CM Almy in Pittsfield has been outfitting church clergy across the country with robes, chalices, candleholders, and crosses for 122 years. Amen to that.
By Brian Kevin
Photographed by Jason P. Smith
[I]f real-life clergy were as wholesomely attractive as the frocked and grinning models of the CM Almy catalog, church attendance in this country would skyrocket. Its opening pages look like a Brooks Brothers photo shoot at the Vatican: all chiseled young men sporting gold-trimmed robes and fit silver foxes in embroidered stoles. The pictorials are shot in various churches around New York City, although CM Almy — one of the country’s largest producers of clerical vestments and liturgical goods — has long based its production in quiet Pittsfield, in an unassuming, single-story factory on the bank of the Sebasticook River.
“I’ll be honest with you,” says Almy vice president Michael Fendler, who joined the family business in 1976 as a recent University of Maine grad. “Some of the pieces in this catalog have been a part of our line since well before I started here.”
The wheels of change and fashion turn slowly in the churchware biz, but CM Almy has been around long enough to see a few trends come and go. The company got its start as a New York tailor shop in 1892, founded when Fendler’s great-grandfather’s brother — the company’s namesake — started peddling pastoral apparel around the five boroughs. During the Depression and World War II, Fendler’s granddad expanded the business, selling chaplain kits to the U.S. military, and the family took to spending its summer vacations at a farmhouse in Palmyra. In fact, in 1939, the Fendlers earned a permanent place in Maine lore when Michael’s uncle Donn, then 12, separated from his family during a Katahdin hike and spent nine days wandering the peak’s wooded slopes, an ordeal adapted into the classic children’s book Lost on a Mountain in Maine.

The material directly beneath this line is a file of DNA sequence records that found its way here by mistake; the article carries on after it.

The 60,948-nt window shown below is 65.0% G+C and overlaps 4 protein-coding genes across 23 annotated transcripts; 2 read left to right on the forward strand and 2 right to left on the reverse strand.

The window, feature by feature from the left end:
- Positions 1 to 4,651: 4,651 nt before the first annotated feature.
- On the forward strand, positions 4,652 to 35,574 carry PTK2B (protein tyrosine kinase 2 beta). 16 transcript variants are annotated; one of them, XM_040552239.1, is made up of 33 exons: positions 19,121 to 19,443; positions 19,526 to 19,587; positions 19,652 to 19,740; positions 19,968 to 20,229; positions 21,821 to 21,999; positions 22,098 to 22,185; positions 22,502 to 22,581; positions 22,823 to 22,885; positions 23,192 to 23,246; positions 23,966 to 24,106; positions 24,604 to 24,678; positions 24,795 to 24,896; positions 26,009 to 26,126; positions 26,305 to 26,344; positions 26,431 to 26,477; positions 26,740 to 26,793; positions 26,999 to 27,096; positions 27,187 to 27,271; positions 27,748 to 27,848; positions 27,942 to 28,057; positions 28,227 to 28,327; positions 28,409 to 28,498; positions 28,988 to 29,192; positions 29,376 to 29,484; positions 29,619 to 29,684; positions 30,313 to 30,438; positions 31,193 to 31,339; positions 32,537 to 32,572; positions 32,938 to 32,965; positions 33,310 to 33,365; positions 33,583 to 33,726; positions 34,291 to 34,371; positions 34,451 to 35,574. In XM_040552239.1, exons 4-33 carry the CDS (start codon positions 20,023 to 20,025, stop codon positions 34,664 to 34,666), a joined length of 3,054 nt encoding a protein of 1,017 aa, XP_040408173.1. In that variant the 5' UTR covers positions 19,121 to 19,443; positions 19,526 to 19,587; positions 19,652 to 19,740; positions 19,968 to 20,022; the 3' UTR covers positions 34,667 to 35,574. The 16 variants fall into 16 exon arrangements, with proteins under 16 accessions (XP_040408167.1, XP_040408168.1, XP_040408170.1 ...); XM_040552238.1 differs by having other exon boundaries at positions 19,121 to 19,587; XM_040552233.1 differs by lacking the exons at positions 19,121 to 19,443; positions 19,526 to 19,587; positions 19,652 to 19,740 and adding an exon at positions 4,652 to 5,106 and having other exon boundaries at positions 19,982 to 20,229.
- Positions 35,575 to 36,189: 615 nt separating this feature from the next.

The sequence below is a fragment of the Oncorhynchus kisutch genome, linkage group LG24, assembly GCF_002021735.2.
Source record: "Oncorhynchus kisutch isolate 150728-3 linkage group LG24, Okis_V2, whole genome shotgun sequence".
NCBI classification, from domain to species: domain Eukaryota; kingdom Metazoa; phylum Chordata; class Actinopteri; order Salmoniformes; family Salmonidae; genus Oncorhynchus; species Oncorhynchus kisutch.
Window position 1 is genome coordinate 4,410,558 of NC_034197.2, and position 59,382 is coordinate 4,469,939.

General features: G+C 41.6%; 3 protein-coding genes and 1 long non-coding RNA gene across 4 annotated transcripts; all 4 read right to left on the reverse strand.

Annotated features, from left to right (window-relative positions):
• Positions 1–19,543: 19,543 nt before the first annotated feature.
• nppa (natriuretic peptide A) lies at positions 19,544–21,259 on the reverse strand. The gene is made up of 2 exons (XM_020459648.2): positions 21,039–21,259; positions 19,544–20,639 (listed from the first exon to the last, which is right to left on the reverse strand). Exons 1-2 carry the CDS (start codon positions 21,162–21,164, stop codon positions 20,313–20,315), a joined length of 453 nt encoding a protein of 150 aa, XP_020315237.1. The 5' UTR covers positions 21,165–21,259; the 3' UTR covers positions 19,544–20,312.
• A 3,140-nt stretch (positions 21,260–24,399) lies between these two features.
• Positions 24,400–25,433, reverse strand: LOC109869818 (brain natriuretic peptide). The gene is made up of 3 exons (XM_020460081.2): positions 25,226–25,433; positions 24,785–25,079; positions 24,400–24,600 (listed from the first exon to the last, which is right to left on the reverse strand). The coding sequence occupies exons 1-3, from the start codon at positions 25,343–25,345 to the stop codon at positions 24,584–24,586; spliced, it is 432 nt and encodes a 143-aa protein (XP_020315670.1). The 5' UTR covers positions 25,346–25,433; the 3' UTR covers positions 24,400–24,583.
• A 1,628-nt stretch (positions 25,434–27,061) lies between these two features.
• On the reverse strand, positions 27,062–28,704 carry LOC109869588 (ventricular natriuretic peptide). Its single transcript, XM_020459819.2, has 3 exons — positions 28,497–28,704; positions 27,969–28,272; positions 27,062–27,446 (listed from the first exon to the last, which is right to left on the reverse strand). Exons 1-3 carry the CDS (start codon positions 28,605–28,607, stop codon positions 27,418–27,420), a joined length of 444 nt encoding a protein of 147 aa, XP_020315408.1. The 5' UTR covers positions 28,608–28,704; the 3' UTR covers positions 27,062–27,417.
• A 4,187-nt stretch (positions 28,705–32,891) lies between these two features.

After the war, Michael’s father and another uncle shifted the company’s focus to mail order and moved the production line up north — first to the family’s Palmyra farmhouse, then, as business picked up, into an old schoolhouse in Pittsfield, and finally into its current factory digs across the river. Almy’s stitch-it-yourself choir-robe kits were a hit with DIY-friendly churchgoers in the 1950s and ’60s, and in the ’70s, the company branched out from clerical garments into metal fabrication, producing its own chalices, candleholders, and a whole treasury of ornamental crosses. Today, the one-time tailor shop employs around 80 people in Pittsfield alone, plus another 30 or so in New York, where Michael’s brother, company president Stephen Fendler, heads up Almy’s administrative end.